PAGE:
Sunday, January 26, 2020

PS1 REVIEW: Konami’s “NFL Full Contact” (1996)

Think Sega pioneered the virtual art of first person football? Here’s a fairly obscure arcade pigskin title from the house Castlevania built that actually gave us the video game gimmick seven years earlier


By: Jimbo X

You know, there were a lot of great — or, at least, really, really good — football games on the original PlayStation, and believe it or not, not all of them were called Madden or Blitz. And for me, the quasi-holy trinity of non E.A. American footy games on the PS1 has been Tecmo Super Bowl from 1996, NCAA Gamebreaker from 1996 and one more offering from the year Bob Dole was last relevant to any capacity, Konami’s NFL Full Contact.

Now, before we get into what made these games so guldarn good for their time, you’ll need a little bit of context. You see, with the arrival of the PS1 and the Saturn (and the impending release of the N64), the home console market had finally made the great leap from 2D animated sprites to 3D polygons, and few genres felt the immediate paradigm shift as much as sports games. And since nobody played John Madden Football on the 3D0, I’m just gonna’ go on and assume that the first time any American video football game fan played a virtual pigskin offering in three-dimensional space, it was via one of those three aforementioned titles. Indeed, you have to remember, the first fully 3D Madden on the PS1 wouldn’t hit store shelves until 1998, so seeing this shit — as crude as it may be by contemporary standards — back in ‘96 was downright earthshaking.

Oddly enough though, none of the quasi-holy-trinity of pioneering polygonal pigskin products on the PlayStation seem to have gotten that much reverence, then or now. And it’s especially irksome when it comes to NFL Full Contact, a title that, in all sincerity, was damn near half a decade ahead of its time.

Let’s start by getting the demerits out of the way early. By modern standards, there ain’t a whole lot going on with NFL Full Contact, comparatively. For starters, in terms of gameplay modes there’s very, very little to work with. Basically, your only options are quick-play (against the CPU or against player 2) or a very brief “playoffs mode” that has you playing four games back-to-back-to-back-to-back en route to a Super Bowl throwdown. There is nothing even remotely approaching a “season” mode to be found herein, and don’t even THINK about pinpointing a “franchise” mode in the mix. You won't be able to trade players or finagle with the salary cap here — it’s just you, a buncha’ bright green pixelated grass and a lot of running it up the gut (especially until you get the passing mechanics down.)

And speaking of mechanics, to say this game is lacking technical depth would be an understatement. I’m pretty sure Tecmo Super Bowl on the NES had a more robust playbook than this game does, and for the most part, all of your blitzes and zone coverage options are totally interchangeable. And since you really can’t flip plays, you’re pretty much stuck spamming the same passing routes over and over again, and if your receiver is in double coverage, just fuckin’ forget about it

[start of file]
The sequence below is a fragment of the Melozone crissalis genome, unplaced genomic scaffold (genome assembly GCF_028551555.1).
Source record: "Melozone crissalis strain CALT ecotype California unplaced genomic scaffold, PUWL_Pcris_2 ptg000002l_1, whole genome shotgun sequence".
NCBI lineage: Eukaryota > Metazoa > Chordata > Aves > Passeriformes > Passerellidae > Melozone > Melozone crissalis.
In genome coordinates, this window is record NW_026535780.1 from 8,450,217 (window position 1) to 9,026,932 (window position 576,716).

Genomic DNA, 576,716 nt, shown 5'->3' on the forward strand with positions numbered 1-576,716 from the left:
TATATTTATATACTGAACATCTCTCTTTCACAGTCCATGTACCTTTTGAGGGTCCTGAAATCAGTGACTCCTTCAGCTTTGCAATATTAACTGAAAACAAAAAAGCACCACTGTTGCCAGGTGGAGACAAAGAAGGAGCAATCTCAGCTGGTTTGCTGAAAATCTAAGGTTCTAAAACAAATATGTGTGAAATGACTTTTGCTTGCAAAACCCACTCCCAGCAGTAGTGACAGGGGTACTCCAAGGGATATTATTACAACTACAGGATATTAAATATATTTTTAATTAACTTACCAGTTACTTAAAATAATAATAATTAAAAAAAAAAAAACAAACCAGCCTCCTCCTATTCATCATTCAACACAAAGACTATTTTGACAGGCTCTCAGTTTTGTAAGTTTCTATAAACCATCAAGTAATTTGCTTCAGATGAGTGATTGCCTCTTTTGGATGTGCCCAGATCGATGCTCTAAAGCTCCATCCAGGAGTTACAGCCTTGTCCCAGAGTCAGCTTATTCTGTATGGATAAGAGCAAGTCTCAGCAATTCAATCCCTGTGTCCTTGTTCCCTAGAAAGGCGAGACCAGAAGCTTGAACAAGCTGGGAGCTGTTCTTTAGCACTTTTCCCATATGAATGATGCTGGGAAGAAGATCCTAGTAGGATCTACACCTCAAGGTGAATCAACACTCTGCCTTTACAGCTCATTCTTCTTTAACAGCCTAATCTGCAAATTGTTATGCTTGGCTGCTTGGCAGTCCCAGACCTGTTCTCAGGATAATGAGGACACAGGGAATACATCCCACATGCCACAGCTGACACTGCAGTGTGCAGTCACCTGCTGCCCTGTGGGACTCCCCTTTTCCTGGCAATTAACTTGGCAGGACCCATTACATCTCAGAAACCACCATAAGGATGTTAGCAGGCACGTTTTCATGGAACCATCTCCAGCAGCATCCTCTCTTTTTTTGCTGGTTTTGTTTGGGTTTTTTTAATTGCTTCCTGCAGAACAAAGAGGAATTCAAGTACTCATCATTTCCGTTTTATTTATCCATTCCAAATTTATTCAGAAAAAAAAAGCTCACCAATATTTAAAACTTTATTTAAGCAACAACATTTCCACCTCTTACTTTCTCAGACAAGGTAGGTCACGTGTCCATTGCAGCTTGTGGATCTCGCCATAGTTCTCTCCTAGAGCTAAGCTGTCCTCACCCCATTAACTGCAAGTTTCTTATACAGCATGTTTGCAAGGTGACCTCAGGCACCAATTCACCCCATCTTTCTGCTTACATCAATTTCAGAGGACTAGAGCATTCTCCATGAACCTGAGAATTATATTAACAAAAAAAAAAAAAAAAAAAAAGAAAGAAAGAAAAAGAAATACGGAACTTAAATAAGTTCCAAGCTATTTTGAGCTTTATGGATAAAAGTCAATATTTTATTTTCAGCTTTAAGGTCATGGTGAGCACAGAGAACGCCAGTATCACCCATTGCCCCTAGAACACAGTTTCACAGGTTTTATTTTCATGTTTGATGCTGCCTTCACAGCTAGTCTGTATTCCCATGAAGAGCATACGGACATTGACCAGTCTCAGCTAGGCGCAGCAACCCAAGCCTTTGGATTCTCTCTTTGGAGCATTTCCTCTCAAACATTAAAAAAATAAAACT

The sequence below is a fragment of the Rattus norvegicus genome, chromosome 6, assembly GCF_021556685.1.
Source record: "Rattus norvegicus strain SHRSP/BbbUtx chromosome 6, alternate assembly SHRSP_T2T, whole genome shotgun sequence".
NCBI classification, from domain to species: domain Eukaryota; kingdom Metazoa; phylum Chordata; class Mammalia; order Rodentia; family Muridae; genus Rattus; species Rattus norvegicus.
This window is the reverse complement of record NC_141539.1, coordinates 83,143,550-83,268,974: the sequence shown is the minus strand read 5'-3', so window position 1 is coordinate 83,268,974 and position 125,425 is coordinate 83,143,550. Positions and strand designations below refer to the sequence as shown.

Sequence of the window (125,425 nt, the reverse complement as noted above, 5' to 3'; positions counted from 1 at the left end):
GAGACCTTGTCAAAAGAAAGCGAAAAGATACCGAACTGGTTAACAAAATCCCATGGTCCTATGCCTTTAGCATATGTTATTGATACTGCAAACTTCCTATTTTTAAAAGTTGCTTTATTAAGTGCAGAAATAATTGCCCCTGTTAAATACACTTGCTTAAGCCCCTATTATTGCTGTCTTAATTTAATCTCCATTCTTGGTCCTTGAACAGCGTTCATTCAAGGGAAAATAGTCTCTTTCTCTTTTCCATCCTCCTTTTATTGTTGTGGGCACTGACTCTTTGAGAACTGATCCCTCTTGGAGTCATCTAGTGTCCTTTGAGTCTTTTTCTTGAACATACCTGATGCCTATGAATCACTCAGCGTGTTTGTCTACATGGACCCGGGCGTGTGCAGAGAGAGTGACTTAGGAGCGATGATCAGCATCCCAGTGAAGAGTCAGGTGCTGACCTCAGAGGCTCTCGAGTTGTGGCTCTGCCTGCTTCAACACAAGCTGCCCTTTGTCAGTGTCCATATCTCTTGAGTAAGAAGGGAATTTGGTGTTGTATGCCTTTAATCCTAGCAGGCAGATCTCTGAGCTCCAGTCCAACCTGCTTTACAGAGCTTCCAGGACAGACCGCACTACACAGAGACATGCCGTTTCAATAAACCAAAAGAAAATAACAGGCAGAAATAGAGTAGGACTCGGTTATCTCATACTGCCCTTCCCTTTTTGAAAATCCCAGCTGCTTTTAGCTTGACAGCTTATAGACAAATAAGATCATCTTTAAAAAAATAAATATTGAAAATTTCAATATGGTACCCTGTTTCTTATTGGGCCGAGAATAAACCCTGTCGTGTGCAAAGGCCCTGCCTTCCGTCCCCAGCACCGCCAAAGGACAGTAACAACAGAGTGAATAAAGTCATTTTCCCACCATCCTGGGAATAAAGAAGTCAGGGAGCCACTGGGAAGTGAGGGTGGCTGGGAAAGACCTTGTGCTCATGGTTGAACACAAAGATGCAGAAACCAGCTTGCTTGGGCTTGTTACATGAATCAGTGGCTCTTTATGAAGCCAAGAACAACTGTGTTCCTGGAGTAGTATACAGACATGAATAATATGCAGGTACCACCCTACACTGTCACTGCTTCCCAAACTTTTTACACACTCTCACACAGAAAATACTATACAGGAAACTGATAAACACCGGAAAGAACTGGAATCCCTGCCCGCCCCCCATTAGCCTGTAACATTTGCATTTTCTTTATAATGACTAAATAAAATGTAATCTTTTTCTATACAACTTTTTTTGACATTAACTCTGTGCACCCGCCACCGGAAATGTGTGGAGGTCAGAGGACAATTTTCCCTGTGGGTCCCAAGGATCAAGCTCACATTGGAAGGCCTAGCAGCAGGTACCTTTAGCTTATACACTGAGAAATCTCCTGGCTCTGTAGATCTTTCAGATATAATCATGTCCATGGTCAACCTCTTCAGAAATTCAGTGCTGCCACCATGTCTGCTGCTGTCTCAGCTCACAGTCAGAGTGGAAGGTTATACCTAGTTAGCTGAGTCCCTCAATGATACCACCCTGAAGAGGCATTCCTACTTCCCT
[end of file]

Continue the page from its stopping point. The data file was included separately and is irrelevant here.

And you know what? Let’s cut the proverbial bullshit here and hypothetically call a spade a spade. The presentation in this game, well, it pretty much sucks. The player polygons are blocky, blurry and fugly as all hell, with every single player — despite being modeled after actual NFLPA-affiliated athletes — are painted the same all-purpose caramel skin tone, as if the entire League was suddenly overrun by Polynesians. Hell, sometimes, you can’t even make out the numbers on players’ jerseys, which from the behind-the-ass cam, usually ends up looking like everybody on the field is wearing an enigmatic letter “M” on the back of their shirts, for no discernible reason whatsoever.

Oh, and commentary? Forget it. You get the same chirping crowd noises, the same huddle grumbles and the same ref whistles over and over and over again. Hell, there’s not even that much legitimate music to be found in the game, the more I think about it. So yeah, all signs point to some VERY unremarkable audiovisuals throughout the experience. 

Of course, the way I phrased all of that, it made it sound like NFL Full Contact is absolute irredeemable hot trash, but it really isn’t. In fact, I’d feel pretty confident calling it one of the more underappreciated football video games of the 32-bit era, and one that certainly deserves substantially more acclaim now than a lot of its contemporaries. Why so, you might be thinking? Well, I can boil all that down to two things, folks.

Ah, back when Jamal Anderson still had ACLs. And a driver's license.

First, as do most Konami games before they went to shit, this whole package celebrates gameplay uber alles. The visuals might be blocky-looking throw-up, but the core pigskin mechanics are fun as fuck and once you get the core fundamentals down, it almost starts playing like a perfect fusion of Tecmo Super Bowl and Madden NFl ‘94, albeit, with a much, much greater emphasis on the arcade-tomfoolery. Like a proto-Blitz that at least TRIES to maintain some semblance of strategy, Full Contact is an immensely enjoyable pick-up-and-play experience, made even better by the nostalgic thrill of seeing Tim Brown and Jeff Hofstetler and silver and black Raiders garb again — even if just virtually.